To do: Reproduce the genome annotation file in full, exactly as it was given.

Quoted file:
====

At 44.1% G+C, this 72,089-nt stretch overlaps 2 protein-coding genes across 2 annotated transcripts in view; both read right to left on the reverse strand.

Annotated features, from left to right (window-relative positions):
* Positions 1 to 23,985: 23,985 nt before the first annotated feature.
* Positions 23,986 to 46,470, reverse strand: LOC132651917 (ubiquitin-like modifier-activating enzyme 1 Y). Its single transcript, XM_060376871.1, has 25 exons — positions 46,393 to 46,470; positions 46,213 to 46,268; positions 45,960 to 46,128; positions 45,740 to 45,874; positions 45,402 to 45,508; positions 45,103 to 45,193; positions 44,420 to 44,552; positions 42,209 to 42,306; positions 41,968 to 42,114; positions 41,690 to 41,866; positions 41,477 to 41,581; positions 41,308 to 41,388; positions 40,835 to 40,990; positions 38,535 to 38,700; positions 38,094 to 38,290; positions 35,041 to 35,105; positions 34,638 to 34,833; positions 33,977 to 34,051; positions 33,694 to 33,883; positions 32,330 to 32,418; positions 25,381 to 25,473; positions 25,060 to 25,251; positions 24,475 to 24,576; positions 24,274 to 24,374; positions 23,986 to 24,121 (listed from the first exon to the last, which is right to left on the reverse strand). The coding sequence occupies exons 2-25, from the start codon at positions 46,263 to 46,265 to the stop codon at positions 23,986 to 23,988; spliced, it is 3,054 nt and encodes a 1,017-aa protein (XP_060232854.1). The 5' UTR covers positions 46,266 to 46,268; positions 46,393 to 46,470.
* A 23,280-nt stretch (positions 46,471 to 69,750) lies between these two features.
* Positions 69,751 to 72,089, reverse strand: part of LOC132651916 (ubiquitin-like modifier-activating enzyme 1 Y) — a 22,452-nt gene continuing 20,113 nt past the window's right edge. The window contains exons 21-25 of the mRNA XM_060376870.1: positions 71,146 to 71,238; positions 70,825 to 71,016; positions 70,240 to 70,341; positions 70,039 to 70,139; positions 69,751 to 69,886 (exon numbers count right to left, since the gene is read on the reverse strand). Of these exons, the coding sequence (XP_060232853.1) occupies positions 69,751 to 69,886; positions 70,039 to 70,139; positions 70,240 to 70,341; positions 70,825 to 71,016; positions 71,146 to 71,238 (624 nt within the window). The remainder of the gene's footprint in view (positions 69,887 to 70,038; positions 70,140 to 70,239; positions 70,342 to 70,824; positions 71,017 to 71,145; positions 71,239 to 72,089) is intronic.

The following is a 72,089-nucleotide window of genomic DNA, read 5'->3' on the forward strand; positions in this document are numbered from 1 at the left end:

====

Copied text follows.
At 44.1% G+C, this 72,089-nt stretch overlaps 2 protein-coding genes across 2 annotated transcripts in view; both read right to left on the reverse strand.

Annotated features, from left to right (window-relative positions):
* Positions 1 to 23,985: 23,985 nt before the first annotated feature.
* Positions 23,986 to 46,470, reverse strand: LOC132651917 (ubiquitin-like modifier-activating enzyme 1 Y). Its single transcript, XM_060376871.1, has 25 exons — positions 46,393 to 46,470; positions 46,213 to 46,268; positions 45,960 to 46,128; positions 45,740 to 45,874; positions 45,402 to 45,508; positions 45,103 to 45,193; positions 44,420 to 44,552; positions 42,209 to 42,306; positions 41,968 to 42,114; positions 41,690 to 41,866; positions 41,477 to 41,581; positions 41,308 to 41,388; positions 40,835 to 40,990; positions 38,535 to 38,700; positions 38,094 to 38,290; positions 35,041 to 35,105; positions 34,638 to 34,833; positions 33,977 to 34,051; positions 33,694 to 33,883; positions 32,330 to 32,418; positions 25,381 to 25,473; positions 25,060 to 25,251; positions 24,475 to 24,576; positions 24,274 to 24,374; positions 23,986 to 24,121 (listed from the first exon to the last, which is right to left on the reverse strand). The coding sequence occupies exons 2-25, from the start codon at positions 46,263 to 46,265 to the stop codon at positions 23,986 to 23,988; spliced, it is 3,054 nt and encodes a 1,017-aa protein (XP_060232854.1). The 5' UTR covers positions 46,266 to 46,268; positions 46,393 to 46,470.
* A 23,280-nt stretch (positions 46,471 to 69,750) lies between these two features.
* Positions 69,751 to 72,089, reverse strand: part of LOC132651916 (ubiquitin-like modifier-activating enzyme 1 Y) — a 22,452-nt gene continuing 20,113 nt past the window's right edge. The window contains exons 21-25 of the mRNA XM_060376870.1: positions 71,146 to 71,238; positions 70,825 to 71,016; positions 70,240 to 70,341; positions 70,039 to 70,139; positions 69,751 to 69,886 (exon numbers count right to left, since the gene is read on the reverse strand). Of these exons, the coding sequence (XP_060232853.1) occupies positions 69,751 to 69,886; positions 70,039 to 70,139; positions 70,240 to 70,341; positions 70,825 to 71,016; positions 71,146 to 71,238 (624 nt within the window). The remainder of the gene's footprint in view (positions 69,887 to 70,038; positions 70,140 to 70,239; positions 70,342 to 70,824; positions 71,017 to 71,145; positions 71,239 to 72,089) is intronic.

The following is a 72,089-nucleotide window of genomic DNA, read 5'->3' on the forward strand; positions in this document are numbered from 1 at the left end: